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The Twist Goes On

Incidences of cork taint remained low in 2016, while twisties held strong
Photo by: Greg Gorman

Posted: Jan 27, 2017 10:05am ET

Now that we've finished our annual look back at cork performance in Wine Spectator's Napa office blind tastings from the past year, it appears the incidence of cork taint has remained near last year's all-time low.

Meantime, the ranks of those seeking alternatives to natural cork (the most popular of which being twist-offs) are rising, if ever modestly.

Cork manufacturers say that the quality of corks is improving, largely thanks to more rigorous factory inspections and increasingly state-of-the-art technologies. But more vintners are choosing twist-offs than ever before: About 25 percent of the wines submitted for review in 2015 and 2016 were bottled under screwcap.

In 2016, our tasters (myself included), who review all wines blind, flagged 3.83 percent of all cork-finished wines for suspicion of some kind of flaw, usually it's TCA. That's not far off from last year's all-time low of 3.5 percent. ("Suspicion" is the key word here-we don't send the questionable corks or wines to be tested by a lab.)

Cork-finished wines from California, however, showed a gain in suspected TCA taint, at 3.3 percent, up from last year's low of 2.6 percent.

TCA-related cork taint is usually obvious. Tainted, or "corked," wines display pungent mold, damp basement and chlorine odors. Low-level TCA is harder to detect—it diminishes a wine's expressiveness, muting or dulling its flavors and body—and perhaps even more insidious: We all know the culprit when a wine is obviously corked, but a wine with just a touch of TCA might be written off as just simple and boring.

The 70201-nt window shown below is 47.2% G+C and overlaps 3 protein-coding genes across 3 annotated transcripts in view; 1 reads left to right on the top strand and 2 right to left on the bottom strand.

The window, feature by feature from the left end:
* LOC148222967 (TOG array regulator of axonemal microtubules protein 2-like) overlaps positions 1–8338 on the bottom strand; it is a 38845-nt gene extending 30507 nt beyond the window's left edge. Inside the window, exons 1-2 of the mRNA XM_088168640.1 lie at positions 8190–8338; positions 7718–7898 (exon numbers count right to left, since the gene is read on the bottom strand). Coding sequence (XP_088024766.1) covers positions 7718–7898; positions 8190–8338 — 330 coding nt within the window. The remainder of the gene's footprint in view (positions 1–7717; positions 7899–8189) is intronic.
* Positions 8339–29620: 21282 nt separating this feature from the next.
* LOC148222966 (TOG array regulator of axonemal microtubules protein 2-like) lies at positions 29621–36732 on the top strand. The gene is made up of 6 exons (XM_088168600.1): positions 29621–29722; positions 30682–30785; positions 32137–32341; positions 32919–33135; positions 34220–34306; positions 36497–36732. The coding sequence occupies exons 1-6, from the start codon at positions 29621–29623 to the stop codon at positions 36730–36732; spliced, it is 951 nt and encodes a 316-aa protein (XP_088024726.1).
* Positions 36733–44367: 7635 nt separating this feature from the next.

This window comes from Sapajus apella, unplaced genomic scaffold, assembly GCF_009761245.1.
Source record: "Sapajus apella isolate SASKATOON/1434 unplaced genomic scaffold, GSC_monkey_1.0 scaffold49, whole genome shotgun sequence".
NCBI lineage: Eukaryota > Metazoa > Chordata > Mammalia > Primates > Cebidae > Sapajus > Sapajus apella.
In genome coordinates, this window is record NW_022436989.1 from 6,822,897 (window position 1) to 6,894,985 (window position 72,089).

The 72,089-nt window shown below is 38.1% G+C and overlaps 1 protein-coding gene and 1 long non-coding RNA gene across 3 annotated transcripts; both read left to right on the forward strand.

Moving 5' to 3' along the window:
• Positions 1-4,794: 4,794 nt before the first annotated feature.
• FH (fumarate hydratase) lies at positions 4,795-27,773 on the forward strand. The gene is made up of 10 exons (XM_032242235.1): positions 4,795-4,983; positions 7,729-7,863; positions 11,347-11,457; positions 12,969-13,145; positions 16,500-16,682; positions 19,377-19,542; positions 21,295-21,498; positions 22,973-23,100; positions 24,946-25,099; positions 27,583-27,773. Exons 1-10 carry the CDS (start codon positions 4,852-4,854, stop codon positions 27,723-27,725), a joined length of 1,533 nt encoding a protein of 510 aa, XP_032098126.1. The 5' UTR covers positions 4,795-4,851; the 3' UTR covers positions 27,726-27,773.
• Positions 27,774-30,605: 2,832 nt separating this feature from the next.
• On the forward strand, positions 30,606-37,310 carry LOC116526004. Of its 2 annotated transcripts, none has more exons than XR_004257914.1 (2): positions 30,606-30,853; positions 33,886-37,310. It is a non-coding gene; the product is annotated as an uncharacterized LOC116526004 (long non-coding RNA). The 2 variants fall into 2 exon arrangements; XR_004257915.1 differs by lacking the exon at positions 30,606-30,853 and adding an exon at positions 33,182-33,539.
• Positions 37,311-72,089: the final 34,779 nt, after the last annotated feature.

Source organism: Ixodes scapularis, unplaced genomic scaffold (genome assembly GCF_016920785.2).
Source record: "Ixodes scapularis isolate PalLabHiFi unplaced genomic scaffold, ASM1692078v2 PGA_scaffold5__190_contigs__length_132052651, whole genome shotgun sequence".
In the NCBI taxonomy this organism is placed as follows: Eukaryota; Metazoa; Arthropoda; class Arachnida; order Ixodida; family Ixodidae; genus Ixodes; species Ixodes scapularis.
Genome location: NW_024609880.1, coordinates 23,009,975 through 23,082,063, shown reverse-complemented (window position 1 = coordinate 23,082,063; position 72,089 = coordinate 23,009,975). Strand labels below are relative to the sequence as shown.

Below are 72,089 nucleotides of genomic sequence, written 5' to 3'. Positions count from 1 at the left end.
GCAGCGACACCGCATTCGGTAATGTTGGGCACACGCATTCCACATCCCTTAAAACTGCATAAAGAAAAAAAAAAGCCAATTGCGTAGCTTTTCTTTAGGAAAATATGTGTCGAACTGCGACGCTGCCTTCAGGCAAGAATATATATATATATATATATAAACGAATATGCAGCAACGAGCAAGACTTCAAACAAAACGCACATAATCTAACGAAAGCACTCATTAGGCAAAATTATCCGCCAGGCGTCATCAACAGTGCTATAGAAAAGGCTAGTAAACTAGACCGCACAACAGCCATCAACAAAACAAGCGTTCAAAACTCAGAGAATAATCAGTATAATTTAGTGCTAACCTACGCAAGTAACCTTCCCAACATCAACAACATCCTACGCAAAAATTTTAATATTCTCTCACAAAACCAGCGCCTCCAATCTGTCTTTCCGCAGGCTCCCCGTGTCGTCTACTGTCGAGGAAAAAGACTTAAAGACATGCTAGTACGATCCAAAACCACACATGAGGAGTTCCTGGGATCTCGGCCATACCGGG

Of the 6,769 wines reviewed in our Napa office last year, 5,065 were bottled under cork; of those, 194 were flagged for retasting. 

Our tastings here include wines from California (at 3,487 wines in 2016, the largest category), Australia, New Zealand, Oregon and Washington. New Zealand leads the way with twisties, at about 90 percent, and whites and rosés account for most of the twist-offs overall.

Ever since the spotlight hit TCA taint in the 1980s, many closures have been tried. First there were synthetics, then twist-offs gained popularity, taking the largest share among alternatives. They're increasingly favored for early-drinking whites such as Sauvignon Blanc, as well as rosés, and, to a much less extent, reds like Pinot Noir. It's a reflection of vintners' and consumers' approval.

But no matter where you stand on the issue of closures, twist-offs are the clear winner when it comes to the frequency of flawed wines. 

Suspected Cork Taint Rate in Wine Spectator's Blind California Wine Tastings

2016: 3.27 percent tainted

2015: 2.63 percent tainted

2014: 4.53 percent tainted

2013: 4.28 percent tainted

2012: 3.73 percent tainted

2011: 3.87 percent tainted

2010: 4.76 percent tainted

2009: 6.9 percent tainted

2008: 7.5 percent tainted

2007: 9.5 percent tainted

2006: 7.0 percent tainted

2005: 7.5 percent tainted

David Ramey
Healdsburg, CA —  January 27, 2017 4:29pm ET
Jim, you don't mention Diam...
Howard Mozeico
Oregon —  January 27, 2017 5:12pm ET
Just curious, how many wines as a percentage of those tasted WITHOUT corks were flagged for suspicion of some kind of flaw?
Howard Mozeico
Oregon —  January 28, 2017 1:26pm ET
Just curious, how many wines as a percentage of those tasted WITHOUT corks were flagged for suspicion of some kind of flaw?